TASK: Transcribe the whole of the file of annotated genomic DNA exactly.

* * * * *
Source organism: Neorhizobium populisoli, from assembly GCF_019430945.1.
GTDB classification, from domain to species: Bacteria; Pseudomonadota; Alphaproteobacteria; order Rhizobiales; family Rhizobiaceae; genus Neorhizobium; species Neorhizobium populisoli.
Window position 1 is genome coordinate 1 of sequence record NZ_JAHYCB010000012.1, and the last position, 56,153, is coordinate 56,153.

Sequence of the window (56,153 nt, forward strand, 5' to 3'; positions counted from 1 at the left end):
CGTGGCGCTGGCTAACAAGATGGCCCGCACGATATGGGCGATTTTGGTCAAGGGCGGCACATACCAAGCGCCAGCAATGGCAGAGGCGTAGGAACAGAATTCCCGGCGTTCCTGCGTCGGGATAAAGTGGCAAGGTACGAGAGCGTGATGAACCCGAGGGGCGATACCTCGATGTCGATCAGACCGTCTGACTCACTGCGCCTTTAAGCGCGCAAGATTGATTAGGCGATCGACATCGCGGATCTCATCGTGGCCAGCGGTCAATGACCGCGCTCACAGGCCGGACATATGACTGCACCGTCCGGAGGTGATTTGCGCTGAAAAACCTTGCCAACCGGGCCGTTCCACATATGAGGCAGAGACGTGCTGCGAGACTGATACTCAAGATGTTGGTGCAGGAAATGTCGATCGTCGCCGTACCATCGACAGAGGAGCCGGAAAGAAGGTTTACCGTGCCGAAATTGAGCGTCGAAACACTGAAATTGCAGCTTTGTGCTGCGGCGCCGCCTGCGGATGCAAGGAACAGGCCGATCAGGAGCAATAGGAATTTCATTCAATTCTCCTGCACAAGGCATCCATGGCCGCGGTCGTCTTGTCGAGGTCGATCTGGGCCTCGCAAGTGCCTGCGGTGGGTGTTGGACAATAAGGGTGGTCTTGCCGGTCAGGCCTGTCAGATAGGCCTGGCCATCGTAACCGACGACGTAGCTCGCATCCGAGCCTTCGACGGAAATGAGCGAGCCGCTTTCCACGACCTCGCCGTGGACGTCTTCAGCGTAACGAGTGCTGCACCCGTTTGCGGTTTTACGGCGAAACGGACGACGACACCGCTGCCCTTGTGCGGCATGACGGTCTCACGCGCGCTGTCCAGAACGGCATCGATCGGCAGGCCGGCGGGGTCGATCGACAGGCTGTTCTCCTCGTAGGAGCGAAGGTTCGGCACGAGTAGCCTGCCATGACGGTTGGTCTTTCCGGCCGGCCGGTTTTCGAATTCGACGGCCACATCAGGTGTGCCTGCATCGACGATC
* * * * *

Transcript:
Source organism: Neorhizobium populisoli, from assembly GCF_019430945.1.
GTDB classification, from domain to species: Bacteria; Pseudomonadota; Alphaproteobacteria; order Rhizobiales; family Rhizobiaceae; genus Neorhizobium; species Neorhizobium populisoli.
Window position 1 is genome coordinate 1 of sequence record NZ_JAHYCB010000012.1, and the last position, 56,153, is coordinate 56,153.

Sequence of the window (56,153 nt, forward strand, 5' to 3'; positions counted from 1 at the left end):
CGTGGCGCTGGCTAACAAGATGGCCCGCACGATATGGGCGATTTTGGTCAAGGGCGGCACATACCAAGCGCCAGCAATGGCAGAGGCGTAGGAACAGAATTCCCGGCGTTCCTGCGTCGGGATAAAGTGGCAAGGTACGAGAGCGTGATGAACCCGAGGGGCGATACCTCGATGTCGATCAGACCGTCTGACTCACTGCGCCTTTAAGCGCGCAAGATTGATTAGGCGATCGACATCGCGGATCTCATCGTGGCCAGCGGTCAATGACCGCGCTCACAGGCCGGACATATGACTGCACCGTCCGGAGGTGATTTGCGCTGAAAAACCTTGCCAACCGGGCCGTTCCACATATGAGGCAGAGACGTGCTGCGAGACTGATACTCAAGATGTTGGTGCAGGAAATGTCGATCGTCGCCGTACCATCGACAGAGGAGCCGGAAAGAAGGTTTACCGTGCCGAAATTGAGCGTCGAAACACTGAAATTGCAGCTTTGTGCTGCGGCGCCGCCTGCGGATGCAAGGAACAGGCCGATCAGGAGCAATAGGAATTTCATTCAATTCTCCTGCACAAGGCATCCATGGCCGCGGTCGTCTTGTCGAGGTCGATCTGGGCCTCGCAAGTGCCTGCGGTGGGTGTTGGACAATAAGGGTGGTCTTGCCGGTCAGGCCTGTCAGATAGGCCTGGCCATCGTAACCGACGACGTAGCTCGCATCCGAGCCTTCGACGGAAATGAGCGAGCCGCTTTCCACGACCTCGCCGTGGACGTCTTCAGCGTAACGAGTGCTGCACCCGTTTGCGGTTTTACGGCGAAACGGACGACGACACCGCTGCCCTTGTGCGGCATGACGGTCTCACGCGCGCTGTCCAGAACGGCATCGATCGGCAGGCCGGCGGGGTCGATCGACAGGCTGTTCTCCTCGTAGGAGCGAAGGTTCGGCACGAGTAGCCTGCCATGACGGTTGGTCTTTCCGGCCGGCCGGTTTTCGAATTCGACGGCCACATCAGGTGTGCCTGCATCGACGATC